Sunday, April 08, 2012

Easter holiday horror as two killed in plane crash. New South Wales, Australia

Police investigate the scene of a fiery plane crash just outside Cootamundra which claimed the lives of two pilots on Saturday night. 
Picture: Addison Hamilton

Police examine the site and wreckage of a light plane crash near Cootamundra. 
Picture: Addison Hamilton

THE aviation community is mourning the loss of two pilots who were killed on Saturday night when their microlight trike crash-landed on a property near Cootamundra and burst into flames.

The 50-year-old man and 53-year-old woman, who have yet to be identified, are believed to have been returning home from the 2012 Natfly in Temora about 6.30pm when their aircraft reportedly came into contact with a windmill on a property on Stockinbingal Road, about five kilometres from Cootamundra.

Paul Ballard, who was working in the shed of his West Kinlock property when the aircraft crash-landed a few hundred metres away, said he heard a loud bang.

By the time he made it outside, the towering flames which had engulfed the shell of the plane were visible above the line of trees that bordered the paddock.

“At that point I had my mobile phone in one hand and running shoes in the other,” he said.

“But there was not much I could do.” 

Cootamundra Local Area Command duty officer Inspector Matthew Tishler said by the time emergency service crews arrived at the scene the plane was well alight.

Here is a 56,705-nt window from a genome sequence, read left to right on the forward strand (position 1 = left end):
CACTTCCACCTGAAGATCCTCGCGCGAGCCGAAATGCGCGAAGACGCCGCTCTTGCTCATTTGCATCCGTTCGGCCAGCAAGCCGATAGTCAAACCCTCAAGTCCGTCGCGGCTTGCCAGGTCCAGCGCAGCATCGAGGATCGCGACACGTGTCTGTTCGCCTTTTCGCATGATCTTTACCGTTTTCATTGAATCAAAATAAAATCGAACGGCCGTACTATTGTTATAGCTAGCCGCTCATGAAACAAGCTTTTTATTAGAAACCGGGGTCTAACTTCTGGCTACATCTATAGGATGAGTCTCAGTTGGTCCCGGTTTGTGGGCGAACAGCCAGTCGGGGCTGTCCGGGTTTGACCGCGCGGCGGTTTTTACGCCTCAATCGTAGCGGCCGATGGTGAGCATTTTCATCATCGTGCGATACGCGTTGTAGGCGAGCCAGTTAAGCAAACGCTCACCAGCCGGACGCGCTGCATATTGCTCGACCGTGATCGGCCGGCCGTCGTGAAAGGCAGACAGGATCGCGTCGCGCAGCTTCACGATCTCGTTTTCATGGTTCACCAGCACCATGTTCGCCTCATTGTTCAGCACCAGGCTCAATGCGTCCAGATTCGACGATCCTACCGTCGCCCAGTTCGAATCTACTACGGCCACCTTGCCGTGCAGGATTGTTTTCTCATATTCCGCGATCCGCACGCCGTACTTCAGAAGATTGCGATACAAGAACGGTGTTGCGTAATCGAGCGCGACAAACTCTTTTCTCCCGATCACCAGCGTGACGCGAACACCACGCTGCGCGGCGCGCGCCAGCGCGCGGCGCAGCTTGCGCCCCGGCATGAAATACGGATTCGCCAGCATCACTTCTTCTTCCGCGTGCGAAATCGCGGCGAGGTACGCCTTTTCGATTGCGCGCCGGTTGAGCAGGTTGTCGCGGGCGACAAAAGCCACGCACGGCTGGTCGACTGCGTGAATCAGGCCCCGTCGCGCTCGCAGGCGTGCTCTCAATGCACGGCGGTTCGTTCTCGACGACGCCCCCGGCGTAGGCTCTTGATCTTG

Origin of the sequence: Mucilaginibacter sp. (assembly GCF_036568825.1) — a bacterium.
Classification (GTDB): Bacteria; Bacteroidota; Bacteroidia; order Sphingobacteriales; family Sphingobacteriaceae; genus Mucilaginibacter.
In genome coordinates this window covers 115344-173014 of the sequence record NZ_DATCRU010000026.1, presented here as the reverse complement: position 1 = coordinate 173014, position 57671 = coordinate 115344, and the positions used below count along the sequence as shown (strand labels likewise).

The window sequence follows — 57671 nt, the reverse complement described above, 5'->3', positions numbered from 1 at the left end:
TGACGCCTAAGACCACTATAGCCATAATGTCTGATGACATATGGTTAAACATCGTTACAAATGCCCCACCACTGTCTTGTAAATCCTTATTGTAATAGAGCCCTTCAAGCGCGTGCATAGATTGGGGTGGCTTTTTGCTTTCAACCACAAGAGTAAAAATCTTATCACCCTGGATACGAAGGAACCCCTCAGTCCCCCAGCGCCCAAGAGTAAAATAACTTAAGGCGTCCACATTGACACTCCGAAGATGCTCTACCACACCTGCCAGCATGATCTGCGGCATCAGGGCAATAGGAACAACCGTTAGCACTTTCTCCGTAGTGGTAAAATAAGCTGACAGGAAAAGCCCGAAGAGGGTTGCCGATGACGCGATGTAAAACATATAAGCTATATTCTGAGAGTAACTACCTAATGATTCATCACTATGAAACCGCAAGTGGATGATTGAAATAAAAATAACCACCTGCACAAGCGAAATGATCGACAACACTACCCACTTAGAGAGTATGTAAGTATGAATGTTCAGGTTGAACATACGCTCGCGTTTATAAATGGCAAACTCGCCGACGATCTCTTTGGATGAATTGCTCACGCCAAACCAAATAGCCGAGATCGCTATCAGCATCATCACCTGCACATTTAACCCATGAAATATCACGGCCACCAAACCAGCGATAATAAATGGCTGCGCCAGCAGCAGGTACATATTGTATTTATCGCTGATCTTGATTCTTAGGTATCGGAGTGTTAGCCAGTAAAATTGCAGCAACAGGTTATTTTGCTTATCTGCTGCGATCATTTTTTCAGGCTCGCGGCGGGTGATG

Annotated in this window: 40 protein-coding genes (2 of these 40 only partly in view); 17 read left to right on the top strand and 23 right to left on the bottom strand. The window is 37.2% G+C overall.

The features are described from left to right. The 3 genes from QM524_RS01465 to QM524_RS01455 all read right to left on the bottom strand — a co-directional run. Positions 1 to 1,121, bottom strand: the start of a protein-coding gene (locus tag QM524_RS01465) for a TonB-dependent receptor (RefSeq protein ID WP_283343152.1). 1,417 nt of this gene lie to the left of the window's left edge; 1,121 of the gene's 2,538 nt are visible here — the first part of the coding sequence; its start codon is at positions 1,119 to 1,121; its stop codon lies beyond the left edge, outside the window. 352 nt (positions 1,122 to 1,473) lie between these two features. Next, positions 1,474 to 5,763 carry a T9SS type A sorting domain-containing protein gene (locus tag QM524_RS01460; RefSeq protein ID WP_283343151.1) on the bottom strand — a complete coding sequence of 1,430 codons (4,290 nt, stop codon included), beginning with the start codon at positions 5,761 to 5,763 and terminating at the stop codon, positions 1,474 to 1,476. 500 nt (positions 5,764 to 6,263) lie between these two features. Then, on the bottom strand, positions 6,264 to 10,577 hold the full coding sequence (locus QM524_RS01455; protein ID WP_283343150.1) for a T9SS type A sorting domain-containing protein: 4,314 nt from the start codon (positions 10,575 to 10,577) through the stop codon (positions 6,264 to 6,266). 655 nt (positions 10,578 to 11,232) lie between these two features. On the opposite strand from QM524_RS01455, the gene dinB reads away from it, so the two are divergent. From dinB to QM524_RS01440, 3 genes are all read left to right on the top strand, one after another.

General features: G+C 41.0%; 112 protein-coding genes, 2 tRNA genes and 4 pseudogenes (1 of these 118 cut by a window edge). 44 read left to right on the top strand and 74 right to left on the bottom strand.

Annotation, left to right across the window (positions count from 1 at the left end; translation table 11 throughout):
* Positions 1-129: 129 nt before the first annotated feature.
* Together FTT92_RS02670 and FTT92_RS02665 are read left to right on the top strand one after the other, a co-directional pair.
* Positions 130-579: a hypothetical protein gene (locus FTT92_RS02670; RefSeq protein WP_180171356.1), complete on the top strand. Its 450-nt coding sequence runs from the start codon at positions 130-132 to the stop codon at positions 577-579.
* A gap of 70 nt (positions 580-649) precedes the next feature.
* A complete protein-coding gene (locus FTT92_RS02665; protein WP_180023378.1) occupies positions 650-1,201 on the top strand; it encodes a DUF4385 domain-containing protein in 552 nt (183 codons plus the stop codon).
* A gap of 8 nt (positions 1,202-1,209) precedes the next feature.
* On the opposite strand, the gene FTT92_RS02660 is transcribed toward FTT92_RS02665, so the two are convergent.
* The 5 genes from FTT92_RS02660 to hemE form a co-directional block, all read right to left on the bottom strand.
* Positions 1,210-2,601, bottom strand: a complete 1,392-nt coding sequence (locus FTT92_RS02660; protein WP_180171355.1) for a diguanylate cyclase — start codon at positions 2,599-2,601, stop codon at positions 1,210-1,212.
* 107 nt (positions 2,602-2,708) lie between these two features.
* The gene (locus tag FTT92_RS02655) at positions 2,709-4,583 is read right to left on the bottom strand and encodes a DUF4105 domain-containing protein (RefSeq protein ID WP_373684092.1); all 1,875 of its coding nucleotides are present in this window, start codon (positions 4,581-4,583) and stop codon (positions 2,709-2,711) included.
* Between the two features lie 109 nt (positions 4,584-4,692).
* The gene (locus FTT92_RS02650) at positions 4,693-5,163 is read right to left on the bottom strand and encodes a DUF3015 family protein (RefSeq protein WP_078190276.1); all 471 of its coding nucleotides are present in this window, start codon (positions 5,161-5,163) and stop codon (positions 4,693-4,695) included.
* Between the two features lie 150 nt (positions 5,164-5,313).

“It was extinguished by the fire brigade, that’s when we discovered the two deceased,” he said.

The two bodies were removed on Saturday night before police postponed the investigations until yesterday.

Yesterday, detectives from the NSW police aviation support branch and personnel from Recreational Aviation Australia did a series of fly-overs, assessing the Cootamundra property and mapping out the possible scenarios which may have brought the plane ride into jeopardy.

Inspector Tishler said while it had been confirmed the pair had taken off from Temora Airport about 6pm, there was little information as to how the flight unfolded. 

“It will probably be some time before a determination can be made as to what has bought about the aircraft failure or the accident,” Inspector Tishler said. 

“Then it will be a matter for the coroner. 

“Without going into the specifics of the legislation I understand there is some requirement they are on the ground before daylight ceases so that is something that has to be examined as well.”

Recreational Aviation Australia will be continuing the investigations.


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